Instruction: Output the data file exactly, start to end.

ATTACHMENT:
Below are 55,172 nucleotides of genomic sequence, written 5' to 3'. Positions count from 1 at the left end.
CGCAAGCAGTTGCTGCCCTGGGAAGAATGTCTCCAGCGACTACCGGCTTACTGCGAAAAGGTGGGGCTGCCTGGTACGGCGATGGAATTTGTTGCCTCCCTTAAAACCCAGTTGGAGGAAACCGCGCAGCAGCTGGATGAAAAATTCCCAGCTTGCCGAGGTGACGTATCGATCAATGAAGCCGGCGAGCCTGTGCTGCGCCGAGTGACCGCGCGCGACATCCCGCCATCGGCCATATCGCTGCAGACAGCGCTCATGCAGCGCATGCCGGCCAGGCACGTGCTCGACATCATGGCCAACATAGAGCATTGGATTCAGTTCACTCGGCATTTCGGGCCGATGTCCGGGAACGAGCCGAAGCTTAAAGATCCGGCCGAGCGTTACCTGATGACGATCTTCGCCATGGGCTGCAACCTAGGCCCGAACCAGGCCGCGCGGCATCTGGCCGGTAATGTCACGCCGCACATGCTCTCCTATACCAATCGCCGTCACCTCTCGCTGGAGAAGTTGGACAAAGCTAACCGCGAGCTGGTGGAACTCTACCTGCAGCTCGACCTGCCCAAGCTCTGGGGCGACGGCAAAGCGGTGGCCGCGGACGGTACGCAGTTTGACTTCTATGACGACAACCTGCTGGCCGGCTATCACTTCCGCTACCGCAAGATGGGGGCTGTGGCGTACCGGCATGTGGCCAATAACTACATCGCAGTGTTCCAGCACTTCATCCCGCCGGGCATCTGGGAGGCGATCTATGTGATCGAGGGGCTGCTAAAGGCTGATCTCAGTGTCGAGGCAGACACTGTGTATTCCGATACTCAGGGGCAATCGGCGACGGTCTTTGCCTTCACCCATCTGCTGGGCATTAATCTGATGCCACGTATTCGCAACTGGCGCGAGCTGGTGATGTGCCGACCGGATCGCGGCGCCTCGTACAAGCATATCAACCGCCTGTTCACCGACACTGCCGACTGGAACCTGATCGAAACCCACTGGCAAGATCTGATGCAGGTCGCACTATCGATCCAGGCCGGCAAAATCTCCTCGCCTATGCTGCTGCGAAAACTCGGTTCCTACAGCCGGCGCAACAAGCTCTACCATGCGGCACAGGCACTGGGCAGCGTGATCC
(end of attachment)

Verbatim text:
Below are 55,172 nucleotides of genomic sequence, written 5' to 3'. Positions count from 1 at the left end.
CGCAAGCAGTTGCTGCCCTGGGAAGAATGTCTCCAGCGACTACCGGCTTACTGCGAAAAGGTGGGGCTGCCTGGTACGGCGATGGAATTTGTTGCCTCCCTTAAAACCCAGTTGGAGGAAACCGCGCAGCAGCTGGATGAAAAATTCCCAGCTTGCCGAGGTGACGTATCGATCAATGAAGCCGGCGAGCCTGTGCTGCGCCGAGTGACCGCGCGCGACATCCCGCCATCGGCCATATCGCTGCAGACAGCGCTCATGCAGCGCATGCCGGCCAGGCACGTGCTCGACATCATGGCCAACATAGAGCATTGGATTCAGTTCACTCGGCATTTCGGGCCGATGTCCGGGAACGAGCCGAAGCTTAAAGATCCGGCCGAGCGTTACCTGATGACGATCTTCGCCATGGGCTGCAACCTAGGCCCGAACCAGGCCGCGCGGCATCTGGCCGGTAATGTCACGCCGCACATGCTCTCCTATACCAATCGCCGTCACCTCTCGCTGGAGAAGTTGGACAAAGCTAACCGCGAGCTGGTGGAACTCTACCTGCAGCTCGACCTGCCCAAGCTCTGGGGCGACGGCAAAGCGGTGGCCGCGGACGGTACGCAGTTTGACTTCTATGACGACAACCTGCTGGCCGGCTATCACTTCCGCTACCGCAAGATGGGGGCTGTGGCGTACCGGCATGTGGCCAATAACTACATCGCAGTGTTCCAGCACTTCATCCCGCCGGGCATCTGGGAGGCGATCTATGTGATCGAGGGGCTGCTAAAGGCTGATCTCAGTGTCGAGGCAGACACTGTGTATTCCGATACTCAGGGGCAATCGGCGACGGTCTTTGCCTTCACCCATCTGCTGGGCATTAATCTGATGCCACGTATTCGCAACTGGCGCGAGCTGGTGATGTGCCGACCGGATCGCGGCGCCTCGTACAAGCATATCAACCGCCTGTTCACCGACACTGCCGACTGGAACCTGATCGAAACCCACTGGCAAGATCTGATGCAGGTCGCACTATCGATCCAGGCCGGCAAAATCTCCTCGCCTATGCTGCTGCGAAAACTCGGTTCCTACAGCCGGCGCAACAAGCTCTACCATGCGGCACAGGCACTGGGCAGCGTGATCC